Employers are well aware that the protections provided by 42 U.S.C. § 1981 extend to both United States citizens and permanent residents, colloquially referred to as “green card holders.”

Some employers, however, may be unaware that lawfully present aliens who are not green card holders may also be protected by § 1981. In Ruben Juarez v. the Northwestern Mutual Life Ins. Co., Inc., Civ. No. 14-cv-5107, Judge Katherine Forrest of the Southern District of New York recently held that a lawfully resident alien had a cognizable cause of action against a potential employer for its “US citizen and green card holder only” employment policy.

Plaintiff Ruben Juarez (“Juarez”), an alien legally authorized to work in the US, applied for a position with Defendant Northwestern Mutual Life Ins. Co. Inc. (“Northwestern Mutual”). During his interview, Juarez explained his status and noted that “he could legally work for Northwestern Mutual regardless of whether he was a citizen or had a visa.” Northwestern Mutual disagreed and informed Juarez after the interview that in order to be hired by Northwestern Mutual, a candidate had “to be a US citizen or have a green card.” Six months after his interview, Juarez filed a putative class action against Northwestern Mutual, alleging alienage discrimination in violation of § 1981.

Northwestern Mutual promptly filed a motion to dismiss for failure to state a claim. On November 14, 2014, Judge Forrest denied this motion. Northwestern Mutual argued that Juarez was denied employment because he did not possess a green card, not due to his citizenship. Thus, it could not have discriminated against him on the basis of alienage.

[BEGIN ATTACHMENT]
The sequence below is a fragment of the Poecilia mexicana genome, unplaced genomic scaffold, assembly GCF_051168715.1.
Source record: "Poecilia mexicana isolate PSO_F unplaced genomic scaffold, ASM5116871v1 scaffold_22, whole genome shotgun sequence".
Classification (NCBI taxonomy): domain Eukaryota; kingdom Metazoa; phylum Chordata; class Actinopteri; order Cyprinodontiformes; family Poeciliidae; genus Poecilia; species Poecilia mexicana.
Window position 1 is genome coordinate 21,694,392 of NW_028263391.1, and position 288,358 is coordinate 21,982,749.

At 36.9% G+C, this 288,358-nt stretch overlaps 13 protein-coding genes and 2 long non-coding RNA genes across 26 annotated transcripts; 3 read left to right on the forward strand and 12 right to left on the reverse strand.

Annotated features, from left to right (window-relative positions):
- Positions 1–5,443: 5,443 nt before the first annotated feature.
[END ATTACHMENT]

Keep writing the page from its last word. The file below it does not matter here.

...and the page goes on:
In rejecting this argument, Judge Forrest reasoned that the protection afforded by § 1981 extends to “all lawfully present aliens.” This conclusion was based on the statutory language. Namely, “[a]ll persons within the jurisdiction of the United States shall have the same right . . . .” Judge Forest also relied on “a long line of precedent interpreting the Equal Protection Clause.” This bevy of case law, as noted by Judge Forrest disallows discrimination on the basis of alienage.

Displeased with the finding, Northwestern Mutual sought to certify the Judge Forrest’s opinion for interlocutory appeal. On December 30, 2014, the Court granted Northwestern Mutual’s motion to certify the Court’s Opinion & Order for interlocutory appeal pursuant to 28 U.S.C. § 1292(b) because the opinion “addresses a pure legal question of first impression and significant practical importance: whether a policy that expressly denies employment to lawfully present aliens without green cards runs afoul of § 1981.” On March 17, 2015, the Second Circuit determined that it would review the District Court’s interlocutory order.

The implications of Juarez, depending on its outcome, could be significant for employers. It is likely that many employers are not cognizant that a “US citizen or green card holder only” policy may be in violation of § 1981. If the Second Circuit uphold this decision, it could require employers to reanalyze their employment policies to ensure they are complying with the Juarez holding.

This decision may also place a burden on employers to remain current on immigration and work permit laws. To avoid improper hiring practices, an employer will need a thorough understanding of whether lawfully present aliens are indeed legally authorized to work in the US. It may also require employers to bolster their applicant review process.

Should the Second Circuit uphold Juarez, employers should review their employment application and hiring processes and policies. Employers should also be cognizant that providing employment exclusively to US citizens and green card holders may generate liability under § 1982.